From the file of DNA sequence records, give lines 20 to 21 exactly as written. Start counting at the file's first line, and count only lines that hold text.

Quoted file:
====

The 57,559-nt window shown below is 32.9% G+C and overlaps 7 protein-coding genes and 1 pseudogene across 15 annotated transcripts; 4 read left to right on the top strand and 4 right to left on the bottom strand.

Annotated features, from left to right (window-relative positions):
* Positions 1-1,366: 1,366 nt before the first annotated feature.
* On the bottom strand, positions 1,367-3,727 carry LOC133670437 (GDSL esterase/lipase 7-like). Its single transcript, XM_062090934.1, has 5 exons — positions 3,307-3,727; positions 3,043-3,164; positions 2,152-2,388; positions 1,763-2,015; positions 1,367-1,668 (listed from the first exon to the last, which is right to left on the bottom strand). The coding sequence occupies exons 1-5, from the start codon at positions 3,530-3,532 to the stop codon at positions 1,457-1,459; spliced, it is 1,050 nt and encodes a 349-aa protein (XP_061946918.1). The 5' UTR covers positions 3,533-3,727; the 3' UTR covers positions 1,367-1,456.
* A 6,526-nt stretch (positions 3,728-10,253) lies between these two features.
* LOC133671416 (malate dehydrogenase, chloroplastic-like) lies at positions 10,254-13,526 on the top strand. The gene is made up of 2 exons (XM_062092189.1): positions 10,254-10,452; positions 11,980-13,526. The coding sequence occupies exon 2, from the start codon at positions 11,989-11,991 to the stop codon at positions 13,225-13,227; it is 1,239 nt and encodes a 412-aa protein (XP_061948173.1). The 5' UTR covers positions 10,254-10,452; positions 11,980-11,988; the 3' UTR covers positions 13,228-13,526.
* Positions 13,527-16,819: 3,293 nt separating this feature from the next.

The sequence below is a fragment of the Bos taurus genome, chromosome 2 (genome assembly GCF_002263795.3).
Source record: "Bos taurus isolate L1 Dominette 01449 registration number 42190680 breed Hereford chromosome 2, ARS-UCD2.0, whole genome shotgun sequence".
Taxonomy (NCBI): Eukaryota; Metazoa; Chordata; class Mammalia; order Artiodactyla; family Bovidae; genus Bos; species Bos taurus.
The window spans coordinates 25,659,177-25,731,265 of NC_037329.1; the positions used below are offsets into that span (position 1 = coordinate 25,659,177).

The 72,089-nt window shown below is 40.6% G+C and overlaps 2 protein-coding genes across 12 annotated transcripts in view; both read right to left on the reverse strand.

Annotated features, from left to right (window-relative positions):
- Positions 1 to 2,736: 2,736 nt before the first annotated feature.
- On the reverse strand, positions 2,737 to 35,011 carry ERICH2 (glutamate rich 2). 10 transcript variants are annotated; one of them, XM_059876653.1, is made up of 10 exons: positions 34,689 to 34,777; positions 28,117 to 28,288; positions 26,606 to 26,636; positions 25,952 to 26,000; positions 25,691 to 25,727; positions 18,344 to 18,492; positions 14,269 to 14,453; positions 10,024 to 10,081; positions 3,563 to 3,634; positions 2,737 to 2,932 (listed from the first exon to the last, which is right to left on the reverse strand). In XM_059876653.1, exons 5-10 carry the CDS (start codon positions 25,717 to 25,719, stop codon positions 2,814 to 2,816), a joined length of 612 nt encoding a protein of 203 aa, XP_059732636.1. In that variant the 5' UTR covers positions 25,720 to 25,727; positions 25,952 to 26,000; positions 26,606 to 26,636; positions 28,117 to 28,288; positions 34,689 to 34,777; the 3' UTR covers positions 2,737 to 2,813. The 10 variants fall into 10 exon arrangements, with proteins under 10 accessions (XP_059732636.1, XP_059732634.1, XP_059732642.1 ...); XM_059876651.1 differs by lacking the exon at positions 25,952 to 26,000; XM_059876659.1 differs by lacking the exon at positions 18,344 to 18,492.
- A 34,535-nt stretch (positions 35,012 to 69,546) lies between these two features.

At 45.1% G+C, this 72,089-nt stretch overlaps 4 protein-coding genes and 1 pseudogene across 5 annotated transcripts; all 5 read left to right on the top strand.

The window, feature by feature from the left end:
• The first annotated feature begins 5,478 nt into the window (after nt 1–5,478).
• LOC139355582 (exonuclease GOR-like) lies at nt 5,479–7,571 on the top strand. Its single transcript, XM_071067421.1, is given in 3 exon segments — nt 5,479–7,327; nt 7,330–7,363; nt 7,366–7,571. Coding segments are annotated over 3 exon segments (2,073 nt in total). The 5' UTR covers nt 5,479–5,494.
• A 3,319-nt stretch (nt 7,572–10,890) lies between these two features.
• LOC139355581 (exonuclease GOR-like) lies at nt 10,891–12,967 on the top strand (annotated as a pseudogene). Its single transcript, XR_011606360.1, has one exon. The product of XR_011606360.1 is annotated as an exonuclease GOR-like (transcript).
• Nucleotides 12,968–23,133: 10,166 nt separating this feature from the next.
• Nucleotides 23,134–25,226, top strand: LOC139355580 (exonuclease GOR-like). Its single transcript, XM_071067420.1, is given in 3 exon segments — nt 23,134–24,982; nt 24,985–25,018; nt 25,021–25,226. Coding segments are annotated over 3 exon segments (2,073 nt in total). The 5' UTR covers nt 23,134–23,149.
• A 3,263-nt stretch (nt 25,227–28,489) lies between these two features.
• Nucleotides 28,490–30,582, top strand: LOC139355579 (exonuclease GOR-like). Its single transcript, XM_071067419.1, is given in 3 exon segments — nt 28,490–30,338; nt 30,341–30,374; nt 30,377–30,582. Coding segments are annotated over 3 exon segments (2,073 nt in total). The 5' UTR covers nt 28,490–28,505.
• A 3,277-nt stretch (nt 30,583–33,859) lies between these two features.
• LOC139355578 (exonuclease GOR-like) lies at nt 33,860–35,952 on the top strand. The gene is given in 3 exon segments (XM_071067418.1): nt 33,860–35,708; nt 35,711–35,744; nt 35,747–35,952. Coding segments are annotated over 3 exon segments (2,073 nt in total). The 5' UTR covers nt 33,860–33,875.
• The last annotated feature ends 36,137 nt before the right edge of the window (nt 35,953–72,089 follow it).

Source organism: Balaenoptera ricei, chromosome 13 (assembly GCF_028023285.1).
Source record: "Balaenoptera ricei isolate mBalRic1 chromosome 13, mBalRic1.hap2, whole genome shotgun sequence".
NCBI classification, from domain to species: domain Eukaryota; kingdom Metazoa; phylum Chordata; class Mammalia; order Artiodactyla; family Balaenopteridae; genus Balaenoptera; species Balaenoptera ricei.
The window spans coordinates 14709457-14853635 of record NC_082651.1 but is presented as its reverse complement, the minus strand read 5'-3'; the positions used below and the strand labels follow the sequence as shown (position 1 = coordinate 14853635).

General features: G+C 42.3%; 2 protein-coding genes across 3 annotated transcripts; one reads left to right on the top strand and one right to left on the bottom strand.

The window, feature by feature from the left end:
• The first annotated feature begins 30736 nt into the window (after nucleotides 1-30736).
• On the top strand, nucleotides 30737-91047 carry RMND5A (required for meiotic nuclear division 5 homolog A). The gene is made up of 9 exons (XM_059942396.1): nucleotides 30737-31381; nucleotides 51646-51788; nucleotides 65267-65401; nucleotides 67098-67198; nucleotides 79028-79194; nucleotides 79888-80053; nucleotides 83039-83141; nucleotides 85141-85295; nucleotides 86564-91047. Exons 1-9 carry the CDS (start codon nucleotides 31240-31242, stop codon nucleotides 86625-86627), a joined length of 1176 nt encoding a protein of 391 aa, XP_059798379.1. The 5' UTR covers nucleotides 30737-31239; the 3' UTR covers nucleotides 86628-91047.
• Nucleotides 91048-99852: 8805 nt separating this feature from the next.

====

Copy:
• LOC139355582 (exonuclease GOR-like) lies at nt 5,479–7,571 on the top strand. Its single transcript, XM_071067421.1, is given in 3 exon segments — nt 5,479–7,327; nt 7,330–7,363; nt 7,366–7,571. Coding segments are annotated over 3 exon segments (2,073 nt in total). The 5' UTR covers nt 5,479–5,494.
• A 3,319-nt stretch (nt 7,572–10,890) lies between these two features.